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COLOMBIA - It is not Venezuela, it’s Colombia

Ilka Oliva Corado

Thursday 8 September 2016, posted by Ilka Oliva Corado

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Latin America, with its multitudinous faces and multiple ethnicities, is black, has the strength and resilience of African descent. An ancient root that we continue to deny as part of our cultural identity. As Afro-descendants in Latin America we remain invisible even more than indigenous peoples.

In the beauty of the Patria Grande, in the jungles of Darién and the basins of the Atrato and San Juan rivers in the Colombian Pacific, is located the department of Chocó; inhabited by ethnic Emberá and the Waunana of Bajo San Juan. Chocó much as Valle del Cauca, Nariño, Bolivar, Atlántico and Magdalena represents the dignity of Colombia’s afro-descendants. As the Garifunas in Guatemala, Honduras, Belize and Nicaragua in Central America. Like Brazil, beautifully black.

For any socio-political-cultural study is worth mentioning that Chocó is Afro-descendant. The misfortune of the Chocó is its amazing natural beauty; exuberant for the traitors of the homeland. Starting with paramilitarism (which I doubt it will disappear with the Signing of Peace -in Guatemala 19 years later it is still active, disguised as a common violence) and continuing with the oligarchies thirsty for power and money, which they obtain at the expense of the lives of thousands of farmers.

Chocó is an example of what happens in the world (Africa is all bones for the same reason, governments and European and American smugglers plundering it for centuries) and we can exemplify it in Latin America with the neoliberal governments resorting to mining, ecocides, forced disappearances, and the most ruthless killings to terrorize the population.

If we say hunger, plunder, death, misery and corruption, while thinking about Colombia, it immediately will come to mind La Guajira, but Chocó is going through a barbaric and unspeakable calamity. Its inhabitants have spent decades demanding the government infrastructure, education, health, respect for human rights, and improvement of public services. Yes, a widespread reality that can be seen across the continent (except for countries with progressive governments that are trying to end social inequality) as a result of neoliberal policies that correspond with the interests of capitalism.

It’s not Venezuela, it’s Colombia, it’s Chocó screaming loudly for social inclusion and respect for the ecosystem and life. It’s Chocó demanding what’s rightly theirs. Demanding the return of the land and everything that has been stolen by the oligarchy. It is Chocó imploring an end to paramilitarism, to government assaults that force them to appear in the bitterness of forced displacement. It is afro- descendant Chocó, Emberá and Waunana demanding Juan Manuel Santos to deliver on his campaign promises.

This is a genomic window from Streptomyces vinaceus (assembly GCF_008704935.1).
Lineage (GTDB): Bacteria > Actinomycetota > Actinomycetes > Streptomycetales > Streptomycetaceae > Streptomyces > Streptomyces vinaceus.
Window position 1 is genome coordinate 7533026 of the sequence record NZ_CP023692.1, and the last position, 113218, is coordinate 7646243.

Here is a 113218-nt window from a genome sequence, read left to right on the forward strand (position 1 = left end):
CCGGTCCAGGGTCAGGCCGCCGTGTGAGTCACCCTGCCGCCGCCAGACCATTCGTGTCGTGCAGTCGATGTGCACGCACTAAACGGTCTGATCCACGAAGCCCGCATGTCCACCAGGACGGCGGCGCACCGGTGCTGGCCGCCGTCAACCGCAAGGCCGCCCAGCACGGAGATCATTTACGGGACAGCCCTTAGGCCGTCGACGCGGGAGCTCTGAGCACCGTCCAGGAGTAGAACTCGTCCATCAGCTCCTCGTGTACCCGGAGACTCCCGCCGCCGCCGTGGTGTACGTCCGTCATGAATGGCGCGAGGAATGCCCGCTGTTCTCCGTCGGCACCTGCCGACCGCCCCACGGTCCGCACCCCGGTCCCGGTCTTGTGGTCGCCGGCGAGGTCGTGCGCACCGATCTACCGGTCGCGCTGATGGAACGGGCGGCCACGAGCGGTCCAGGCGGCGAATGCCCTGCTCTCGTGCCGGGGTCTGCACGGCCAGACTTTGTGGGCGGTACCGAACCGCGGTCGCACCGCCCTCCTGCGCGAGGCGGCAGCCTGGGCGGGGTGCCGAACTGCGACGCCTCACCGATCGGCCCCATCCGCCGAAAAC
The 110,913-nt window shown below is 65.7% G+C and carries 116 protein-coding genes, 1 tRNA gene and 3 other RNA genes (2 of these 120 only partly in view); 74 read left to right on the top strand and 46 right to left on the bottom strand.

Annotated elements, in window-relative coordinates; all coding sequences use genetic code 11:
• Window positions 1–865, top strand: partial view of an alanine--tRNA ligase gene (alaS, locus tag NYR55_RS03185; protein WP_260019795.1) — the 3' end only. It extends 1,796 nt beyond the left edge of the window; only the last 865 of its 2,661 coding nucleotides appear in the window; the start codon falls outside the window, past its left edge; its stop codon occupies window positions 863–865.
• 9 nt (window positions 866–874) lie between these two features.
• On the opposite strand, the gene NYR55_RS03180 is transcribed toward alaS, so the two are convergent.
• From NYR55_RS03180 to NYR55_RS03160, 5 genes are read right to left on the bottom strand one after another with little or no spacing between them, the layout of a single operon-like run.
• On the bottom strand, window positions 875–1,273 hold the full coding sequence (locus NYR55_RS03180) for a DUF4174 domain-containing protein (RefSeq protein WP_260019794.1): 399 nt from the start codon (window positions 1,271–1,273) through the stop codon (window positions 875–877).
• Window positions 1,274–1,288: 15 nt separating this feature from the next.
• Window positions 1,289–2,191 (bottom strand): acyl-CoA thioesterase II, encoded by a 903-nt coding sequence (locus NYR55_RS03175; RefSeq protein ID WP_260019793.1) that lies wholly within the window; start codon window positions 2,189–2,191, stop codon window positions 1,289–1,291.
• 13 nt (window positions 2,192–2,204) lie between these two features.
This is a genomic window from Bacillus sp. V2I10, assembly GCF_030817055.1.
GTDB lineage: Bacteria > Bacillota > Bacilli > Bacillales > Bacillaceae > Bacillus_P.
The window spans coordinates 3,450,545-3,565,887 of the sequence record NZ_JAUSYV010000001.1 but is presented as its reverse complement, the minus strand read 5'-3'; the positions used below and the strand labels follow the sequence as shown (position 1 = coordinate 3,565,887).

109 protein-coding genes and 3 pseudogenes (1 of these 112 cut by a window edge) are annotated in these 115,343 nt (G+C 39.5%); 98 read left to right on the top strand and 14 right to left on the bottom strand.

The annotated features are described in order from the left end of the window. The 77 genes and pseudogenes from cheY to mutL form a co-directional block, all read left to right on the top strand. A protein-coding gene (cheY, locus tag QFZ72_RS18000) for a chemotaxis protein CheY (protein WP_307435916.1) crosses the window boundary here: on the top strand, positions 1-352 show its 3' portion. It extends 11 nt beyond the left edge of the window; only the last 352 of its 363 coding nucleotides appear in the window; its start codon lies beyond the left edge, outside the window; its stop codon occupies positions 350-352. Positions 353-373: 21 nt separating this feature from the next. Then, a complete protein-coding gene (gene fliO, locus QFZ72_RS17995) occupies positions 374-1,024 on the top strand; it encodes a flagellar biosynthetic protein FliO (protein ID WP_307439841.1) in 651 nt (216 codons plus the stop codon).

They are the ancestors, the grandparents, the children, taking to the streets in mass demonstrations, shouting to the world that Chocó exist! That it is alive, breathing, yearning, suffering and feeling. It is there: beaten, abused, exploited, hurt, resisting. Chocó resist! We say Chocó and feel the homeland. We say Chocó, and we feel in the depths of our desires the Patria Grande in search for freedom.

We say Chocó and we must think about the country displaced population, it is a people who have been forced to migrate, to leave their homes, their land, their rivers and their yearnings to save their lives in other parts of Colombia where they are seen as lepers and therefore excluded: For being blacks!

Chocó exists, of course, but only for transnational corporations, mining, and corruption, deforestation and land theft. When will Chocó exist as an afro-descendant people, as ethnic Emberá and Waunana, as a rightful owner of the land? When will their rights be returned back to them? When will Chocó recover the abundance snatched from them?

We say Chocó and a deep sadness overwhelms us, because it is a reflection of what happens in Latin America. We are all Chocó; it’s our people, our street, our river, our linked desires. It is our collective illusion, our fight, our cooking fire, and our garden vegetables. It is our blooming field. It is the corn growing, the sun-drenched Caribbean.

We are all Chocó, those of us who yearn for a free Patria Grande bloomed on the smile of the children from the slum. Of all of us who believe in the dignity and integrity as a human essence. Of those who are committed to collective, loving and fruitful sensitivity. Of those who are committed to social inclusion policies. To social equality. Of those who dream with forever abolishing racism, classism, insensibility and selfishness that cause us so much harm.

I say Chocó and also Patria Grande, and say beauty of Mother Africa.

Crónicas de una Inquilina

Translated by Marvin Najarro

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